Construction Jobs that Ended Great Depression in U.S. No Longer Exist

Giant projects played only a small role in ending the Great Depression, and will play an even lesser one in rejuvenating the current U.S. economy.

When I worked in the Obama White House, one of my most important assignments was to help oversee implementation of the American Recovery and Reinvestment Act, commonly known as the stimulus. The measure met its major objectives, hitting spending targets on time, keeping down waste and fraud, and surpassing the goal of saving or creating three million jobs. Yet it never won favour with the public.

In defending it, the most common question I heard was something like: "Why didn't you guys just do what FDR did, and build another Hoover Dam?"

Even my administration colleagues sometimes expressed Hoover Dam nostalgia as they grew disappointed that the act's signature initiatives such as solar and wind power, high-speed rail, a smarter power grid and electric car battery plants failed to rally the public. No one cares about the small projects, I was often told. So why wasn't the answer to start another mega-project like the Hoover Dam? And why isn't it the right policy now, with the unemployment rate so stubbornly high?

First, it's important to understand how small a role giant construction projects played in ending the Great Depression. Millions of Americans were employed by the Works Progress Administration and the Civilian Conservation Corps on scores of projects, including reclaiming land, constructing federal buildings, planting windbreak trees, erecting park lodges and paving park roads. The spectacular mega-endeavours that we now associate with the New Deal were actually a small part of the overall program.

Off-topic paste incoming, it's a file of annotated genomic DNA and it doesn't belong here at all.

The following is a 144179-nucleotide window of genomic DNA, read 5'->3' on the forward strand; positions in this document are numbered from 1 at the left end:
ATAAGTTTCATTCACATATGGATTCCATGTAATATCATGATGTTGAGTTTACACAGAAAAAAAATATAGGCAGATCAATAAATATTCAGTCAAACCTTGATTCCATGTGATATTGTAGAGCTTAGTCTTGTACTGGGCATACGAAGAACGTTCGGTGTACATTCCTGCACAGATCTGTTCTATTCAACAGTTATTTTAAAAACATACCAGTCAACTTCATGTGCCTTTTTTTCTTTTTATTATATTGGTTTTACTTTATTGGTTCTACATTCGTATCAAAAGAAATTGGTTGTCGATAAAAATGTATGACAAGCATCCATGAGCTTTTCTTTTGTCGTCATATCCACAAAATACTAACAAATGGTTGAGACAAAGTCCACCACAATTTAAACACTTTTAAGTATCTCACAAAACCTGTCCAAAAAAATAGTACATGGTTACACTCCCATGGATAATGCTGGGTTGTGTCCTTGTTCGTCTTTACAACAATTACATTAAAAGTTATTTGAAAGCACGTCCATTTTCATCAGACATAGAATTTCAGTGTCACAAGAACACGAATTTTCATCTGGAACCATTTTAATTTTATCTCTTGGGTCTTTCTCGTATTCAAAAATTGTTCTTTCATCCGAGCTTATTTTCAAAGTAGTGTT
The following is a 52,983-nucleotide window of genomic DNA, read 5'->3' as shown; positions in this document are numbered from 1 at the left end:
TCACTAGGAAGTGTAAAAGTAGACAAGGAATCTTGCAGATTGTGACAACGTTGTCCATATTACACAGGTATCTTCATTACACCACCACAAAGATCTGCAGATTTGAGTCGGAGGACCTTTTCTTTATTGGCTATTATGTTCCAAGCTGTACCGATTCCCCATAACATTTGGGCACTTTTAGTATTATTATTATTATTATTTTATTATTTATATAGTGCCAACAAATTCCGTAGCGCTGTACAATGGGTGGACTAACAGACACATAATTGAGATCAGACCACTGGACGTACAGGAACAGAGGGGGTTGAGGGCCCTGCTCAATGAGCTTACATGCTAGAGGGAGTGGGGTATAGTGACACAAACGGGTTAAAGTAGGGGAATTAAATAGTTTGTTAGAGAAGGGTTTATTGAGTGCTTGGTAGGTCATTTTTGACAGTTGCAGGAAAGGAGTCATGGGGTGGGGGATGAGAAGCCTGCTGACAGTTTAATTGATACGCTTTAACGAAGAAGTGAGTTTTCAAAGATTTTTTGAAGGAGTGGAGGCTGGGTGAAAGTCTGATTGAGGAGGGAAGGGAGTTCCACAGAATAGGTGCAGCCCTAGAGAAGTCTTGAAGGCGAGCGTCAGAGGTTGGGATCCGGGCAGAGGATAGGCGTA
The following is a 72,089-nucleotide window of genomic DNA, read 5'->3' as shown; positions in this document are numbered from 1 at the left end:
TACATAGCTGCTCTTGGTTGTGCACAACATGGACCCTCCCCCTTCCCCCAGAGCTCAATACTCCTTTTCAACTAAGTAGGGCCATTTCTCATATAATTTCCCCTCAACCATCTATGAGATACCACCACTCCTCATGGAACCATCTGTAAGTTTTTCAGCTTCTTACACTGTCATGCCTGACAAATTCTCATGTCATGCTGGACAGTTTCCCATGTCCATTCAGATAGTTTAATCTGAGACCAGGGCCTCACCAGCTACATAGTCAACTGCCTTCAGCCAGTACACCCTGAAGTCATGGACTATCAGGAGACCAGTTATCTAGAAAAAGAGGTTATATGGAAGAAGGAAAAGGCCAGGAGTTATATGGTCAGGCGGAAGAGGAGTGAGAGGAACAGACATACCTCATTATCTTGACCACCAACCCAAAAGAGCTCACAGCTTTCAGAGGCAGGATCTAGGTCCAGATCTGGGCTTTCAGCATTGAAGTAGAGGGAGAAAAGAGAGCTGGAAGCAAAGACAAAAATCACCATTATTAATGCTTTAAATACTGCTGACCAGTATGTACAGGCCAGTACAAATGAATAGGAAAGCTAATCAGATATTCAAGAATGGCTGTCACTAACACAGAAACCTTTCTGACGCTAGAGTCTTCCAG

The Hoover Dam, the granddaddy of them all, provided jobs for only 5,200 people at its peak employment level. The Tennessee Valley Authority's signature Wheeler and Norris dams employed even fewer people, about 4,000 each.

That may sound like a lot, but given that the U.S. lost 1.5 million jobs in the two months before Barack Obama became president, any such project would barely have made a dent. To employ just the people who lost jobs in those two months - and not the millions more who lost them before or after - we would have had to build 300 Hoover Dam-sized projects.

Which brings us to the next point: Who wants that? Yes, the U.S. has a dramatic need to update its infrastructure, with some estimates putting the cost at $2 trillion.

Yet the vast majority of these needs are repairs and improvements to existing roads, bridges, dams and rails - the kind of projects that we did finance with Recovery Act funds - each of which creates a relatively small number of jobs, and none of which are head-turning landmark enterprises.

The very first Recovery Act undertaking was a bridge spanning the Osage River in Missouri, to replace a New Deal era structure from 1933. Desperately needed, the project was a success: finished under budget, ahead of schedule and meeting a serious need. Laudable in every respect, it directly employed 18 workers at its peak.

Yes, infrastructure projects create jobs. But even by the administration's own estimate, the number of jobs created or saved by $25 billion in Recovery Act spending on roads was a mere 150,000 over a two-year period. That isn't a trivial number, but it's hardly a game changer for an economy that needs to create five million jobs each year just to keep the unemployment rate constant.

The U.S. needs jobs, and better bridges, roads and dams. But it's time to let go of the idea that a handful of marquee construction projects can solve our employment problem.